"From the time the second engagement started to when we hit the ground we were taking fire the whole time," said Chief Burrows. Chief Burrows decided to attempt a controlled landing in a field as he weaved back and forth in the shaking aircraft, trying to avoid the intense fire. As he slowed, the aircraft began to try to spin on its axis, a sign that the tail rotor had been rendered useless.
The aircraft came down hard, bouncing over a canal before landing on its left side near a road. With only bruises and scratches, the pilots scrambled out of the aircraft and met at the nose. While assessing the situation and discovering that Chief Cianfrini's M4 rifle had ejected during the crash, enemy bullets again hit the side of the aircraft.
Chief Burrows and Chief Cianfrini decided then to escape across the canal, away from the enemy fighters. The canal's thick growth of reeds afforded camouflage for the pilots and seemed like the best escape route.
"When we got into it we realized the water was up to our necks and we were in knee-deep mud," said Chief Burrows. "We physically couldn't move from the center of the canal." Being stuck in the canal was a good thing for the pilots, who would have run right into the arms of insurgents had they been able to move down the canal.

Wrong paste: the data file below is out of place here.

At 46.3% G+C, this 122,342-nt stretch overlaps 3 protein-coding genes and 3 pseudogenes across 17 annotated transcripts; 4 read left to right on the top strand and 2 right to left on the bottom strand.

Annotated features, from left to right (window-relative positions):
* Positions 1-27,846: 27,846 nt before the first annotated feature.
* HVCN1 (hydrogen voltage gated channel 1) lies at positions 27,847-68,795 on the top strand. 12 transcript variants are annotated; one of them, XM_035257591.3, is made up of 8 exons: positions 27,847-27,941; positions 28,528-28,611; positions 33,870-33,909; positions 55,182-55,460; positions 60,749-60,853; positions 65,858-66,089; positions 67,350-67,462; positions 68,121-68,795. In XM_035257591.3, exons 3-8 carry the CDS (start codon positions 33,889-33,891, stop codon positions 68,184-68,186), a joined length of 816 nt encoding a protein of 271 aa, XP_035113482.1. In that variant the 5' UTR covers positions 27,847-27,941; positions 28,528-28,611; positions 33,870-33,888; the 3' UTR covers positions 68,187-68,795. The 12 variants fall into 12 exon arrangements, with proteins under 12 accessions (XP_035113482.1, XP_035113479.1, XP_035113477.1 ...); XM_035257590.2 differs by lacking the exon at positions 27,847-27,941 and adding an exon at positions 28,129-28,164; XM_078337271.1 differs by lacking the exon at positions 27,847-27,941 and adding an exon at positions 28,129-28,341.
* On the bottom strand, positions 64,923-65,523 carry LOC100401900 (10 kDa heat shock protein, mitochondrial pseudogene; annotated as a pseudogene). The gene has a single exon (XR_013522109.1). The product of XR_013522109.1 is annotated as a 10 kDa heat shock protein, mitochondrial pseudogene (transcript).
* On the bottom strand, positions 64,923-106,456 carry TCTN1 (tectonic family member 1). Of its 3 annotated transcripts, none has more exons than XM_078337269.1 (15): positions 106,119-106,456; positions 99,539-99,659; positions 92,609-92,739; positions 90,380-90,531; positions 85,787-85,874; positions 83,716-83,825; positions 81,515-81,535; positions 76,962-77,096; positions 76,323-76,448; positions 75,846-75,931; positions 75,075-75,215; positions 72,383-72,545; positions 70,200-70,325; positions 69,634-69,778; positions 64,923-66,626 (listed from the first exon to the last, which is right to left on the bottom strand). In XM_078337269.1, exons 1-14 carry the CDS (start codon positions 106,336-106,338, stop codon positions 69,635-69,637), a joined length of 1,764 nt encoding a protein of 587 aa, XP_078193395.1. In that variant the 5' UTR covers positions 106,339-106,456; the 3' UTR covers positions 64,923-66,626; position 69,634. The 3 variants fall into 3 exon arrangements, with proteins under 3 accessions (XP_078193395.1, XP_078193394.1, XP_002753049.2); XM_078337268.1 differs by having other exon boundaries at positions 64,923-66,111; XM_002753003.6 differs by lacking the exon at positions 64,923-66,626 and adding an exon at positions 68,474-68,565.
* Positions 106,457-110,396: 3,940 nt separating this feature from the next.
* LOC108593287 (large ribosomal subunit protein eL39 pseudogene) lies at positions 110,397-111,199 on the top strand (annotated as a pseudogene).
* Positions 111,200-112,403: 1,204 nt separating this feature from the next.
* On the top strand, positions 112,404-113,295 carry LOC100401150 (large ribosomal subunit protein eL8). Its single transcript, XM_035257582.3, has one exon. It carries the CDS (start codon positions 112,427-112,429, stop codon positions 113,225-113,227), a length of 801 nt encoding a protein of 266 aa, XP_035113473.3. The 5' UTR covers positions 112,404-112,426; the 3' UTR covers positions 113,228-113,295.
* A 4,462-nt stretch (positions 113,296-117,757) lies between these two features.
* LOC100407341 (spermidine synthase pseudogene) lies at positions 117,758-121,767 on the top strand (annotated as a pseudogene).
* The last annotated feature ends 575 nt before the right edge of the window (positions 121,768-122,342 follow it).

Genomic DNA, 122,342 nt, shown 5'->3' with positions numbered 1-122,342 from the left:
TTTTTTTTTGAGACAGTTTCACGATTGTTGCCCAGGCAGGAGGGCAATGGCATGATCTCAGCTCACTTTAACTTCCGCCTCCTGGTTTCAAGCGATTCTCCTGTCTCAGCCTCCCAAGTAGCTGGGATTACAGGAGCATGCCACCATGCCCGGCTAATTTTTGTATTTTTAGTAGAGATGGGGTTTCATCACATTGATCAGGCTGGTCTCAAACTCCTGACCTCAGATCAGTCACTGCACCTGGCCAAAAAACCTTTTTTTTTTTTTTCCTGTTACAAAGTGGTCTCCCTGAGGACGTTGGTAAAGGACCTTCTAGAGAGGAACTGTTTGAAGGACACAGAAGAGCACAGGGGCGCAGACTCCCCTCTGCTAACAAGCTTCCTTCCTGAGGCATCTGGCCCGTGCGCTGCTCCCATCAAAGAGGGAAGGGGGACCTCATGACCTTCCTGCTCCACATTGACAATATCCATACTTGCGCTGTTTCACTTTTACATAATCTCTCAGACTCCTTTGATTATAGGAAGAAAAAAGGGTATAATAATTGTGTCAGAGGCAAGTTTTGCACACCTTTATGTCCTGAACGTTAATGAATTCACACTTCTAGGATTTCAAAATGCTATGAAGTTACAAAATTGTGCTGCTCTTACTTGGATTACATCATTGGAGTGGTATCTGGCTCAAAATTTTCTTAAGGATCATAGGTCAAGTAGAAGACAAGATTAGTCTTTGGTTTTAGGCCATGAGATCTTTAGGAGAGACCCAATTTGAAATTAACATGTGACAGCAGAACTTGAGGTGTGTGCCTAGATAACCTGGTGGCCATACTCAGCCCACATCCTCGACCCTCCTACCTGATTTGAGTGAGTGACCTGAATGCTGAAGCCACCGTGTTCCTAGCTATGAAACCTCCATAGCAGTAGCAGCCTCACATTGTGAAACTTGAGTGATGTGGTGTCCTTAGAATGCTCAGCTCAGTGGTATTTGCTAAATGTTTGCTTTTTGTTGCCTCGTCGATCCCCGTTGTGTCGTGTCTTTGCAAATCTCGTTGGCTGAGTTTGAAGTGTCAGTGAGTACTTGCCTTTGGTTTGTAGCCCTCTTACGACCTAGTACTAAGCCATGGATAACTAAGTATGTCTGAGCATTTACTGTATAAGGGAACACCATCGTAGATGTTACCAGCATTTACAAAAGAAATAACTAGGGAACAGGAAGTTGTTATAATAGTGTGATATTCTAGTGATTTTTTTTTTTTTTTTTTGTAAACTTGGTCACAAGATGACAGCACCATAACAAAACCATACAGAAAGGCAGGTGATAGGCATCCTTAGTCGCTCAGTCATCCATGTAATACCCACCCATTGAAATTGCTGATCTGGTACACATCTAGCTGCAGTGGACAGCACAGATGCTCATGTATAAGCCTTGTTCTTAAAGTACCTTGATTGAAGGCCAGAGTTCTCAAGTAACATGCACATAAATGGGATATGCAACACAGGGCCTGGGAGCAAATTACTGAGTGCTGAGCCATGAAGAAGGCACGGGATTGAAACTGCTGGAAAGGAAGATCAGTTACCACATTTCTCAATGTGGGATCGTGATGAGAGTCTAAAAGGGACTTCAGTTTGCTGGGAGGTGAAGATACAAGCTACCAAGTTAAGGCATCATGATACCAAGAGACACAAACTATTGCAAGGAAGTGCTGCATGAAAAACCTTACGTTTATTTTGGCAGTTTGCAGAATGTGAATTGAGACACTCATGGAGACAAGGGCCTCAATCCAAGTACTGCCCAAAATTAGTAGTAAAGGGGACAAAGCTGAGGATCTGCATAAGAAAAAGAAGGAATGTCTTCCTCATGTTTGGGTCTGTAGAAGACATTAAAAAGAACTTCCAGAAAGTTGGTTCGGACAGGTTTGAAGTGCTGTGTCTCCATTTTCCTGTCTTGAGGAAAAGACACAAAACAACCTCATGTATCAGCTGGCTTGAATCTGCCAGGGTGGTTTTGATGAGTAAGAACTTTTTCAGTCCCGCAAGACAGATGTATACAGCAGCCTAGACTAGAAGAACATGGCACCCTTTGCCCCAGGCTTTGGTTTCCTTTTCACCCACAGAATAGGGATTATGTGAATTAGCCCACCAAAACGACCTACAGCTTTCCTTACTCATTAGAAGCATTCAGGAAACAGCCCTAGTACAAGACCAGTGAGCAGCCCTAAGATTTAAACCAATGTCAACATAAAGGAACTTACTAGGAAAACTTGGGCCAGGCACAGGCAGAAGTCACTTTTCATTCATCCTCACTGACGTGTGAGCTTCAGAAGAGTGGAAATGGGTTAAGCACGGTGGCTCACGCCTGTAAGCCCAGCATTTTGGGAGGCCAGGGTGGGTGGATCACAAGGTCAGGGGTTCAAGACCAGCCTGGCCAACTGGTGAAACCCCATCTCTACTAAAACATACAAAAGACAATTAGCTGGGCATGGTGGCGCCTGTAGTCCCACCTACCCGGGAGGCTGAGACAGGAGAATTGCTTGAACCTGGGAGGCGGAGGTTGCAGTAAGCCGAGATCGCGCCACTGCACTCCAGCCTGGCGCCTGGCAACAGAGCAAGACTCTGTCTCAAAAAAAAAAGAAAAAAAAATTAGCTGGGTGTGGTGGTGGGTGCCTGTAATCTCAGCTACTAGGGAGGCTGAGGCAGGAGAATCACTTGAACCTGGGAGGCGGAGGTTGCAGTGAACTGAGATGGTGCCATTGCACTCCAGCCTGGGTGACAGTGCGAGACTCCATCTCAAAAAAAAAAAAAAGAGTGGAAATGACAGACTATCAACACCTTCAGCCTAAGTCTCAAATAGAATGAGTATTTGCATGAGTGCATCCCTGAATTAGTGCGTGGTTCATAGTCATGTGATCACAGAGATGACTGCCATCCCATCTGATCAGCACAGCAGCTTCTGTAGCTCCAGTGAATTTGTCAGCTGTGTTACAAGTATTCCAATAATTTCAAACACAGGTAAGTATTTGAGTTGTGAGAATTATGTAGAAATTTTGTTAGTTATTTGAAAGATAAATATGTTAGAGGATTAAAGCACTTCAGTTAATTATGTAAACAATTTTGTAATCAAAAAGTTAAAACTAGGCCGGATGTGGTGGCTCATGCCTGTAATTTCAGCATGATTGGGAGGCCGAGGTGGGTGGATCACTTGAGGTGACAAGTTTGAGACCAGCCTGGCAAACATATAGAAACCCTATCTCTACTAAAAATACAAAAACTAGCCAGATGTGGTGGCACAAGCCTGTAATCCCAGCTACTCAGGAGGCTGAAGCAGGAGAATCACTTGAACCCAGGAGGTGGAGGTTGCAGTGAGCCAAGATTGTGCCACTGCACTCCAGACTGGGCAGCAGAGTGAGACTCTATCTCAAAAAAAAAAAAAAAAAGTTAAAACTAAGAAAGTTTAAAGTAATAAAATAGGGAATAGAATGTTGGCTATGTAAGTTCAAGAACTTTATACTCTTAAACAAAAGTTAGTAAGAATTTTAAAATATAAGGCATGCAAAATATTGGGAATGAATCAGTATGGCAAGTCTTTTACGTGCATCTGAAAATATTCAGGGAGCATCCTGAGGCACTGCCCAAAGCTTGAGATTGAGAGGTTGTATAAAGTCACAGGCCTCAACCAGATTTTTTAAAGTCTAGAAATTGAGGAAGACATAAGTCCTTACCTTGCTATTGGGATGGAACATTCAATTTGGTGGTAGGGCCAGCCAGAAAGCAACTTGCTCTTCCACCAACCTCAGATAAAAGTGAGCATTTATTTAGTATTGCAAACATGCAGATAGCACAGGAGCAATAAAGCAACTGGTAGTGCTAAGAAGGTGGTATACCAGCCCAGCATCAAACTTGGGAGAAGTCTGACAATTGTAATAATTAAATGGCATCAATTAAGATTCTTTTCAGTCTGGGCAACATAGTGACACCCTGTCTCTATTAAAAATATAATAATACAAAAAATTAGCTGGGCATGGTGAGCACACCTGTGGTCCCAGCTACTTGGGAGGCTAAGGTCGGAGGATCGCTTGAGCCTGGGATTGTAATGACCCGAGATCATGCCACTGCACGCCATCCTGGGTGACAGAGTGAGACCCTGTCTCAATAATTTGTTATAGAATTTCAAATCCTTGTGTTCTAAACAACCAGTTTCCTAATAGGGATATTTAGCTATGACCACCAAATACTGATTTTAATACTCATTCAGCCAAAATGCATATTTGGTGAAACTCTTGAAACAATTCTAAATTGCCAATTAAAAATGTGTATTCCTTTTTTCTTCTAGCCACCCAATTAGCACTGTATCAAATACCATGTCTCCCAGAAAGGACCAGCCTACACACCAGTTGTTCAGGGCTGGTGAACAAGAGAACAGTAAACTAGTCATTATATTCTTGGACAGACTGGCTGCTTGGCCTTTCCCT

Soon insurgents gathered on both banks of the canal, shooting blindly into the reeds with their assault rifles. All they could do, said Chief Burrows, was wait for what seemed to be the inevitable. Bullets clipped the reeds around them, hitting the water they were standing in, but not them. "They just didn't see us," said Chief Burrows. "I had one of the attackers in my sights but I knew if I'd shot him they would have known where we were."
Insurgents eventually pulled up in a truck and began firing into the reeds with a heavy machine gun. Again, the rounds came close but none hit the pilots as they hunkered down in the water. Chief Burrows said the insurgents began moving down the canal, firing into the water, but soon they loaded up into vehicles and left. "When they started leaving, walking away, I felt amazement that we were still there," said Chief Burrows.